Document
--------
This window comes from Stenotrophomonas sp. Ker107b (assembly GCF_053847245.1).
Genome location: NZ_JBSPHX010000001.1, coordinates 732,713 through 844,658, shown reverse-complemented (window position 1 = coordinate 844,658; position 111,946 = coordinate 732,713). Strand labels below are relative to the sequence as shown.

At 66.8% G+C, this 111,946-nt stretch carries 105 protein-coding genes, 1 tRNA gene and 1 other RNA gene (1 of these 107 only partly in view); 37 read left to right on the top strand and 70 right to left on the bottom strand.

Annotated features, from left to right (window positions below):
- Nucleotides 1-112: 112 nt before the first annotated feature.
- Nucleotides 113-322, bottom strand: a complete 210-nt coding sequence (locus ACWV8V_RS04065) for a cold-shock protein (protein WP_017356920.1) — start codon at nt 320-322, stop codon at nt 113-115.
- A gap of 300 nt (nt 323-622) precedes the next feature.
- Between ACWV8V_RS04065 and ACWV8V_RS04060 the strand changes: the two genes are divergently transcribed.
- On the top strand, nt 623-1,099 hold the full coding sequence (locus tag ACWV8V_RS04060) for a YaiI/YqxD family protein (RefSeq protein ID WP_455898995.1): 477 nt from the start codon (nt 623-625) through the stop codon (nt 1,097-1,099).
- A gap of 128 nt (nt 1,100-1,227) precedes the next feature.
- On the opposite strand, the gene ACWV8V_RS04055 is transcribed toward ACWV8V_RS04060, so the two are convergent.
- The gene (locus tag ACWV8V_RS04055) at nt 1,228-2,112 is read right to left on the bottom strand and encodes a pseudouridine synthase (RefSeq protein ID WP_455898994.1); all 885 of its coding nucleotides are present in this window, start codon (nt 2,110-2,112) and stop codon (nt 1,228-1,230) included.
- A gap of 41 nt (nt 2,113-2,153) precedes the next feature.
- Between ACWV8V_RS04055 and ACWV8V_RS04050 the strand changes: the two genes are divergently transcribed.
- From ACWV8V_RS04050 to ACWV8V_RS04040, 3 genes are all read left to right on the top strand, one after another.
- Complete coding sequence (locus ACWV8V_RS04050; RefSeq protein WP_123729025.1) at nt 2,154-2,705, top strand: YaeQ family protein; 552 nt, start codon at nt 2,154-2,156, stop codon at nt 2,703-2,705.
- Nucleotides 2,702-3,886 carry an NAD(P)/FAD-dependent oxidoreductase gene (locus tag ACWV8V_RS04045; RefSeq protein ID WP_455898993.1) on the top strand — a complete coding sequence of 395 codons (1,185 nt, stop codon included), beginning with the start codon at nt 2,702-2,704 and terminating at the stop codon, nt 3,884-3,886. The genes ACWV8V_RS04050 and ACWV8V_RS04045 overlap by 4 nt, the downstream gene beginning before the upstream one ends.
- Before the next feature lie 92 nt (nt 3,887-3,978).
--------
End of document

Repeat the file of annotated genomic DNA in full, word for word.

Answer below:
This window comes from Stenotrophomonas sp. Ker107b (assembly GCF_053847245.1).
Genome location: NZ_JBSPHX010000001.1, coordinates 732,713 through 844,658, shown reverse-complemented (window position 1 = coordinate 844,658; position 111,946 = coordinate 732,713). Strand labels below are relative to the sequence as shown.

At 66.8% G+C, this 111,946-nt stretch carries 105 protein-coding genes, 1 tRNA gene and 1 other RNA gene (1 of these 107 only partly in view); 37 read left to right on the top strand and 70 right to left on the bottom strand.

Annotated features, from left to right (window positions below):
- Nucleotides 1-112: 112 nt before the first annotated feature.
- Nucleotides 113-322, bottom strand: a complete 210-nt coding sequence (locus ACWV8V_RS04065) for a cold-shock protein (protein WP_017356920.1) — start codon at nt 320-322, stop codon at nt 113-115.
- A gap of 300 nt (nt 323-622) precedes the next feature.
- Between ACWV8V_RS04065 and ACWV8V_RS04060 the strand changes: the two genes are divergently transcribed.
- On the top strand, nt 623-1,099 hold the full coding sequence (locus tag ACWV8V_RS04060) for a YaiI/YqxD family protein (RefSeq protein ID WP_455898995.1): 477 nt from the start codon (nt 623-625) through the stop codon (nt 1,097-1,099).
- A gap of 128 nt (nt 1,100-1,227) precedes the next feature.
- On the opposite strand, the gene ACWV8V_RS04055 is transcribed toward ACWV8V_RS04060, so the two are convergent.
- The gene (locus tag ACWV8V_RS04055) at nt 1,228-2,112 is read right to left on the bottom strand and encodes a pseudouridine synthase (RefSeq protein ID WP_455898994.1); all 885 of its coding nucleotides are present in this window, start codon (nt 2,110-2,112) and stop codon (nt 1,228-1,230) included.
- A gap of 41 nt (nt 2,113-2,153) precedes the next feature.
- Between ACWV8V_RS04055 and ACWV8V_RS04050 the strand changes: the two genes are divergently transcribed.
- From ACWV8V_RS04050 to ACWV8V_RS04040, 3 genes are all read left to right on the top strand, one after another.
- Complete coding sequence (locus ACWV8V_RS04050; RefSeq protein WP_123729025.1) at nt 2,154-2,705, top strand: YaeQ family protein; 552 nt, start codon at nt 2,154-2,156, stop codon at nt 2,703-2,705.
- Nucleotides 2,702-3,886 carry an NAD(P)/FAD-dependent oxidoreductase gene (locus tag ACWV8V_RS04045; RefSeq protein ID WP_455898993.1) on the top strand — a complete coding sequence of 395 codons (1,185 nt, stop codon included), beginning with the start codon at nt 2,702-2,704 and terminating at the stop codon, nt 3,884-3,886. The genes ACWV8V_RS04050 and ACWV8V_RS04045 overlap by 4 nt, the downstream gene beginning before the upstream one ends.
- Before the next feature lie 92 nt (nt 3,887-3,978).